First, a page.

Researchers at the University of Massachusetts Amherst and the Harvard T.H. Chan School of Public Health have claimed that consuming more vegetable protein-based foods may help in delaying of menopause. New studies claimed that women who consumed 6.5 % (2000 calories) of plant-based protein in their daily diet lowered their risk of early occurrence of menopause by 16 %. Researchers from the Brigham and Woman’s Hospital, Harvard Medical School and the University of Massachusetts have said that including more calcium and vitamin D rich foods in the diet, can efficiently delay the menopause. Subsequently the diet is the key to a delaying menopause.
Below is a list of plant-based protein foods:
• Rice
• Beans
• Chia seeds
• Lentils
• Black beans
• Lima beans
• Spinach
• Chickpeas
• Almonds
• Cashews
• Pumpkin seeds
• Oatmeal
• Avocado
• Spirulina
• Quinoa
• Corn
• Soybeans

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A plant-based diet may be a crucial factor to good health and a delayed menopause, follow a healthy diet and a healthy lifestyle you maybe able experience the health benefits of a delayed menopause. An unhealthy lifestyle can derail  your efforts.

 Lifestyle influences that could contribute to starting menopause early:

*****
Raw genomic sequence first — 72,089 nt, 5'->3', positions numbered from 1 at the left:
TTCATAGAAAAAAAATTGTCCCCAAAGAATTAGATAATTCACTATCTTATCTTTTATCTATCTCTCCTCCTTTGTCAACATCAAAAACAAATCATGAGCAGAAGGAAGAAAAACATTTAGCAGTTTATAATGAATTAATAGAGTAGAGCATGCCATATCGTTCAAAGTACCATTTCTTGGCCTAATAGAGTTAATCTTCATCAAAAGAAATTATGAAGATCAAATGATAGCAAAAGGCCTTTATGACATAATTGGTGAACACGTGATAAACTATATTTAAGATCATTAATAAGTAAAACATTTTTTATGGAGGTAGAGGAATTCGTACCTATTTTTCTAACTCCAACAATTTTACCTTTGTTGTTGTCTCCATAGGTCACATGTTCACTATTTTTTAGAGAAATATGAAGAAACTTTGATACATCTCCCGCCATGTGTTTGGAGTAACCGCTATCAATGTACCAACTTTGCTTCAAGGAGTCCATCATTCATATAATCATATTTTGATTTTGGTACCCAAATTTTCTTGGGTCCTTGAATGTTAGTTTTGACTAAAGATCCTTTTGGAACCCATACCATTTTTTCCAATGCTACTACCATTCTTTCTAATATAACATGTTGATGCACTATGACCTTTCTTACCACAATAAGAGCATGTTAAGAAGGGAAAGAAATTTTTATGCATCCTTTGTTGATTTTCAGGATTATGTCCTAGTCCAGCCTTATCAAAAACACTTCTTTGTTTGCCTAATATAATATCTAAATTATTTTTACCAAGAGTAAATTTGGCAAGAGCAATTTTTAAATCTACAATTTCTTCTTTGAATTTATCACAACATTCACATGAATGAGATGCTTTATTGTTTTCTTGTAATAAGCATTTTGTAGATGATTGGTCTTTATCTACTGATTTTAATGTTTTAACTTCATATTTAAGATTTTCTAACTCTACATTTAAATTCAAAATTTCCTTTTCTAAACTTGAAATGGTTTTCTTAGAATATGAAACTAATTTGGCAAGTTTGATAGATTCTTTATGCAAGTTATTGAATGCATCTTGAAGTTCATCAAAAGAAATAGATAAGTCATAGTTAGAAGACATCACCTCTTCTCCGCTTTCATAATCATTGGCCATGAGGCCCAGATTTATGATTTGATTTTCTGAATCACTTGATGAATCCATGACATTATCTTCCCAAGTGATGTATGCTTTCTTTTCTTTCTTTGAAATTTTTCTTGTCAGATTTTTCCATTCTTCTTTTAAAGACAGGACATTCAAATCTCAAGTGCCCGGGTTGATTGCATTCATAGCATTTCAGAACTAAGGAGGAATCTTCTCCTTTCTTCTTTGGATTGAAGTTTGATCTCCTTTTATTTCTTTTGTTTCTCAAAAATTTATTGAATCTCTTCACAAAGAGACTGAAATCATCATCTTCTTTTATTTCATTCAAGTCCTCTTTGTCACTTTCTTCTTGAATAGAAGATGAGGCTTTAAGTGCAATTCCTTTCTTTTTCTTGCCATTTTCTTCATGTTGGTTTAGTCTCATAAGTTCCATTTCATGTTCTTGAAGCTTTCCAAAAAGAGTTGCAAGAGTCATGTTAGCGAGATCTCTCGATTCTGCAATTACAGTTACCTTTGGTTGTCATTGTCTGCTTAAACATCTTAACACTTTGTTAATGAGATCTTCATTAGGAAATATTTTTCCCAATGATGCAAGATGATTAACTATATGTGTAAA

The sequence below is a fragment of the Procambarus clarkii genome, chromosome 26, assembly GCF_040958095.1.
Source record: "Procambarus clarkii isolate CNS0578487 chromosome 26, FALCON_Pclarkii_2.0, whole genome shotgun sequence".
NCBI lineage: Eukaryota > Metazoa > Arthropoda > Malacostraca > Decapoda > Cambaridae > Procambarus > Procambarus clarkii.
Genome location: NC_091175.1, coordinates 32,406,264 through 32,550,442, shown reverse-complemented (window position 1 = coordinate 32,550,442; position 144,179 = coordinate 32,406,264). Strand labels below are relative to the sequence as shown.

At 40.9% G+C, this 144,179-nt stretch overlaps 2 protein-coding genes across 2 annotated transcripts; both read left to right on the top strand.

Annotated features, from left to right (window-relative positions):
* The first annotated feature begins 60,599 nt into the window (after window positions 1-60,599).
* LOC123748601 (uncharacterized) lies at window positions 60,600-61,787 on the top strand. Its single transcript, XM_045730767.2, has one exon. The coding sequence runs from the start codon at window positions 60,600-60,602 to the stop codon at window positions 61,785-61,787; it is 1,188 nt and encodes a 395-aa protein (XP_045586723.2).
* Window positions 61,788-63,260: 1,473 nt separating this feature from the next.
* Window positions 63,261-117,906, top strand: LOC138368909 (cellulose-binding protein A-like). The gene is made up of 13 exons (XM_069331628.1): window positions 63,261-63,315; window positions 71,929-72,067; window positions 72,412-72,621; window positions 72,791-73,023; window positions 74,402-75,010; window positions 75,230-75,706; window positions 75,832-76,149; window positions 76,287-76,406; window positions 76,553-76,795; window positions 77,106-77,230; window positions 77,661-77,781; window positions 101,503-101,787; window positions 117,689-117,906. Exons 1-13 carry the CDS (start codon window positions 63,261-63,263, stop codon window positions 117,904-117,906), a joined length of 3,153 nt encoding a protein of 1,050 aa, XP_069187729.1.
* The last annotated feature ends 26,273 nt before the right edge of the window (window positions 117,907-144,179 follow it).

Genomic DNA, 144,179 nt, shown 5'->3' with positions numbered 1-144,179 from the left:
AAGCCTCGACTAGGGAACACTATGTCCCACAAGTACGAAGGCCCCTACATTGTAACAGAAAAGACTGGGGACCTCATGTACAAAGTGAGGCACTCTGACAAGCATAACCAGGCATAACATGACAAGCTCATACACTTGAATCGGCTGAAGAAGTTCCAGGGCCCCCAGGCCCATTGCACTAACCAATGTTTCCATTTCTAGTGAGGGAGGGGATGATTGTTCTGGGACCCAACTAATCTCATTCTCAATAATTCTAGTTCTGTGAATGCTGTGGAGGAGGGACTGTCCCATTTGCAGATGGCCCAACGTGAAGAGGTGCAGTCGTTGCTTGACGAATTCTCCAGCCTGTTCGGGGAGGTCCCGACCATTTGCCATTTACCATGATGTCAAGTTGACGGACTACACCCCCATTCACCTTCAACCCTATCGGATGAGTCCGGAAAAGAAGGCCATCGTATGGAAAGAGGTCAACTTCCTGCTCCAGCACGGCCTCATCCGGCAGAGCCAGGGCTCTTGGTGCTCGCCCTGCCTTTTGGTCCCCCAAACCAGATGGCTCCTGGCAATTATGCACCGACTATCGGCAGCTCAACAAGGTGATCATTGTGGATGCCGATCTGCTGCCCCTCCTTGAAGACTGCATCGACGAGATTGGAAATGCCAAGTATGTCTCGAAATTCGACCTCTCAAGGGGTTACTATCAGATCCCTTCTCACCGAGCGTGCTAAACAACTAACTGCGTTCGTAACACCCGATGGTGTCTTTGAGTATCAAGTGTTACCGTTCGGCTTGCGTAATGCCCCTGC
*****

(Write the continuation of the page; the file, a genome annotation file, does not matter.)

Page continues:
• Regular consumption of alcohol
• Intake of cigarette smoke or tobacco
• Intake of drugs or excessive medication
• Lack of exercise & physical activity
• Consumption of an unhealthy diet
• High-stress levels at work or home

Hot flashes are one of the most common symptoms of menopause, it’s also one of the most frustrating symptoms that affect menopausal women. Hormone replacement therapy can be a helpful dealing with menopausal symptoms. Though many women choose not to undertake hormone replacement therapy because it increases the risk of heart disease and breast cancer.A study was led by Candyce K. Kroenke, ScD, MPH from Kaiser Permanente in Oakland, California in which 17,473 participants took part in this study postmenopausal women in the United States aged 50-79 years. The participants were not on hormone replacement therapy, they were enrolled in the Women’s Health Initiative Dietary Modification program.

According to the study, dietary changes and weight loss helped diminish the symptoms of menopause particularly the hot flashes. The study showed that the participants who followed the dietary change were 14% more likely not to experience hot flashes. Those who lost 4.5 kg or more were 12% more likely not to experience hot flashes and other menopausal symptoms. The study also showed that losing at least 9.97 kg’s could lessen or even eradicate moderate to severe symptoms. This  shows that if you are suffering from hot flashes, weight loss and a plant-based diet are be two of the best natural solutions.

How does Your Diet Affect Your Hormones During Menopause ?

Hormones are your body’s chemical messengers, they help control virtually all physiological process in the body.

Including:
• metabolism
• immune system
• menstrual cycle
• reproduction
An exact hormonal balance is crucial to keep the proper body functioning, certain foods in your diet can restore the balance of your hormones. Eating a well-balanced diet is important, specifically if you’re facing menopause.

How does your diet affects your hormones during menopause ?